This way, if you just don’t feel up to attending a social event, then you can simply be open about that rather than feeling guilty about making excuses. And once your friends understand the situation, you may find that they’re more accommodating about arranging ‘lower pressure’ meetups that you can all enjoy.
It might also be helpful to reflect on which relationships you want to keep in your life after lockdown. While it is true that no friendship is perfect, if a friend or friends repeatedly triggered your social anxiety then that’s worth examining. For instance, were there certain groups of people that you never quite felt accepted by? Or did you feel that you were walking on eggshells with some individuals or that they weren’t being ‘real’ with you?
If that’s the case, then it’s worth considering whether you want to continue with those friendships post-Covid, or let them go and focus on relationships that feel more enriching instead. Obviously, it’s important not to throw away good friendships over resolvable frustrations, yet it can be useful to take time to reflect on the effect that some friends have on you.
That said, if you notice a pattern in your life of people making you feel anxious, bad, drained, low or ignored, then it might be useful to chat to a therapist about this.
Related to the above point, if you don’t quite feel ready to jaunt across town on a Friday night to meet a group of friends in a busy pub just yet, then try not to be hard on yourself about this. Instead, why not make a list of the activities that feel more manageable to you right now?
These might include keeping initial meetups short, or seeing just one friend for a low pressure coffee, or meeting at a favourite spot near your home so that you have the comfort of familiarity. Or you could plan a hike, bike ride or game of tennis, where you can focus on enjoying an activity together rather than worrying about being tongue-tied or getting social ‘stage fright’. Plus you could bargain with yourself, for instance, make an agreement that you will go to a meetup for an hour, but can leave after that if you want. A time limit can make things feel a lot more manageable. However, you may well find that once you’re there, it feels a lot easier than you thought it would.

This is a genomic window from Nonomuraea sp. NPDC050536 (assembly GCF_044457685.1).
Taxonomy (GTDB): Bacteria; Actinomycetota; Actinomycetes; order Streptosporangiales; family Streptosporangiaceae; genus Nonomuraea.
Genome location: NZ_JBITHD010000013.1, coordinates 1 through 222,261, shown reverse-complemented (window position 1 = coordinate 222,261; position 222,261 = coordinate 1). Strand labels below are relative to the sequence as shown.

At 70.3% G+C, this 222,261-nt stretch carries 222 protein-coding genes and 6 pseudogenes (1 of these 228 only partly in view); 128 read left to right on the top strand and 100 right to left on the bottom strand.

It’s worth remembering that, just like riding a bike, you never actually ‘lose’ your social skills. They are still there and you can always reconnect with them, even if you feel a little wobbly or rusty at first.
If your social anxiety is related to returning to the workplace, then that’s completely understandable. The thought of leaving the safe haven of home to re-enter more challenging environments like open-plan offices can definitely be daunting.
The key is to talk about it. For instance, by scheduling a chat with your manager to explain how you are feeling. You could also aim to negotiate a staggered return to work, where you attend two or three days a week to build yourself up gradually. Or if the situation allows for it, you could even ask about moving towards permanent home working or flexible working. If none of these are options, then even the act of letting your employers know about your anxiety can open the doors for much better support at work.
Can everybody really ‘tell’ when you are feeling anxious? Does everything you say have to be interesting or entertaining? Are you solely responsible for how well a meetup goes? Is an awkward silence really a disaster? Or if you say the wrong thing, is it actually the end of the world, or will everyone have forgotten about it the next day? And are you really the only person who ever says anything silly anyway?